Saudi, UAE accused of orchestrating Gulf crisis
January 20 2018 12:03 AM


*Sheikh Abdullah says the move was aimed at usurping Qatar's wealth

A controversial member of the Qatari royal family, who was allegedly held against his will in the United Arab Emirates (UAE), has accused Saudi Arabia and the UAE of orchestrating a months-long Gulf crisis in order to seize Qatar's wealth, Al Jazeera reported.
Sheikh Abdullah bin Ali al-Thani was previously portrayed by Saudi Arabia and the UAE as the main opposition figure to the Qatari government amid the major diplomatic dispute.
In an audio recording from January 15 obtained by Al Jazeera, Sheikh Abdullah said he was put under "tremendous pressures" which led him to decide to "put an end to his life".
"The [Gulf] crisis is based on interests and the desire of both Mohamed bin Zayed and Mohamed bin Salman to usurp the wealth and riches of Qatar," he said, referring to the Abu Dhabi and Saudi crown princes, respectively.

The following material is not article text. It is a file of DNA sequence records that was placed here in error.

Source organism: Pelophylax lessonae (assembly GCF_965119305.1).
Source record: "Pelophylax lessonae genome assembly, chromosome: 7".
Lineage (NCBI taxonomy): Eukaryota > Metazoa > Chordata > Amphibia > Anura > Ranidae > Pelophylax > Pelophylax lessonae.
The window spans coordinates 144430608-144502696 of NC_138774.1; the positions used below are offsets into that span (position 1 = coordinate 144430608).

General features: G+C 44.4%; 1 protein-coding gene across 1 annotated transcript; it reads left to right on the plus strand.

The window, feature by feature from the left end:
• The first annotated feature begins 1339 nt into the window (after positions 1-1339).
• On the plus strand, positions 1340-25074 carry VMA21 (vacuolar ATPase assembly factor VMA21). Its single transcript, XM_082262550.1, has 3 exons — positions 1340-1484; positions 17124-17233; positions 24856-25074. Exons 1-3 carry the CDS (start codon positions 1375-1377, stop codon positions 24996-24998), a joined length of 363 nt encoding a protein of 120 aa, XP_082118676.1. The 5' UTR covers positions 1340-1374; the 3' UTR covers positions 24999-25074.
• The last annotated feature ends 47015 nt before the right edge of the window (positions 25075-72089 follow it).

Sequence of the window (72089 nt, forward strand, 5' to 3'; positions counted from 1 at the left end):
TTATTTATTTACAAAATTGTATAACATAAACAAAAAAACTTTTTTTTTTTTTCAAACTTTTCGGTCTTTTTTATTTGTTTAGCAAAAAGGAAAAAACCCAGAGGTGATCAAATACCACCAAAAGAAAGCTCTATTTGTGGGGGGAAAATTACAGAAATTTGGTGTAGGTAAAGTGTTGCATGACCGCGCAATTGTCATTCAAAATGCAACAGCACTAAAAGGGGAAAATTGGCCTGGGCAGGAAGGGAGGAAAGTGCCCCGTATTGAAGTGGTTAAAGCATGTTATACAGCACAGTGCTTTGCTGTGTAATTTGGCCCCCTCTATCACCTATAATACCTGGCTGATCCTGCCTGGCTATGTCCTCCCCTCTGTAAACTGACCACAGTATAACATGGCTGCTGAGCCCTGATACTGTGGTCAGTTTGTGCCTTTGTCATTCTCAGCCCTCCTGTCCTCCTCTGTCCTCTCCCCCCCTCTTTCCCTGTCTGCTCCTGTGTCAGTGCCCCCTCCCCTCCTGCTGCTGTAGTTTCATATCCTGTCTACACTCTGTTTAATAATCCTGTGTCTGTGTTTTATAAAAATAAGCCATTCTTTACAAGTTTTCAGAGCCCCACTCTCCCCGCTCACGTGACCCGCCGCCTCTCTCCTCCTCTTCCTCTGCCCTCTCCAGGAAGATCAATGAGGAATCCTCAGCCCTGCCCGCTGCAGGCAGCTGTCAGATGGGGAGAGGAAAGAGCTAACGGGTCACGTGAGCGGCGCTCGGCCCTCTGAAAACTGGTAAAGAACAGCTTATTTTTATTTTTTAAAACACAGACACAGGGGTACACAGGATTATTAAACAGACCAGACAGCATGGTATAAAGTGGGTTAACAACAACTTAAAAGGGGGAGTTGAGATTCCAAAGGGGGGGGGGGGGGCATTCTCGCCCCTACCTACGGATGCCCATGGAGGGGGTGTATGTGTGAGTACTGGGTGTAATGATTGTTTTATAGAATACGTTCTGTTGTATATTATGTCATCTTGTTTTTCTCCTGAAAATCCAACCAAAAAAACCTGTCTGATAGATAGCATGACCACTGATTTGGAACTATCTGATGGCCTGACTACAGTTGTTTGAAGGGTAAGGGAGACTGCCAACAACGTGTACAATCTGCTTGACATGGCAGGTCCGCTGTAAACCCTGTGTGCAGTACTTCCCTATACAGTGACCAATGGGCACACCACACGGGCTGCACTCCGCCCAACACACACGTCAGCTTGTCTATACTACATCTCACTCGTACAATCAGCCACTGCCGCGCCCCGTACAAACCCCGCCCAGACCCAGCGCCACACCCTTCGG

"I urge my fellow Qataris to defend your position, beware of them," he added. "They may lure you with money to destroy your own country."
In his audio message, threatening suicide, Sheikh Abdullah said: "Due to the pressures on me, my confinement, and inability to return home (Qatar) or join my family, namely my two daughters, I have decided to end my life with the aim of preventing any harm to others."
Majed al-Ansari, a professor at Qatar University, told Al Jazeera that the recording came as "no surprise".
"We know that [Sheikh Abdullah] has been pressured in the past couple of months," he said. "He hasn't been as visible as he was in the beginning of the crisis, which tells us basically that he wasn't co-operating with his captors."
On January 14, Sheikh Abdullah had released a video statement, saying he was a "prisoner" in the UAE, and that if anything happened to him, "Sheikh Mohamed" is responsible.
While he did not specify, Sheikh Abdullah appeared to be referring to Abu Dhabi's crown prince. On Wednesday, he flew to Kuwait where he was transferred to a hospital shortly after his arrival in a wheelchair.
A day earlier, Abdullah's brother, Sheikh Khalid, told Al Jazeera that his sibling's health had deteriorated due to exhaustion and pressure he was exposed to under Emirati authorities. Sheikh Khalid had added that his brother was in stable condition and should be leaving the hospital soon.
The Saudi-led group of countries accuse Qatar of supporting "terrorism", an allegation Doha strongly denies.

Last updated: January 20 2018 01:05 AM

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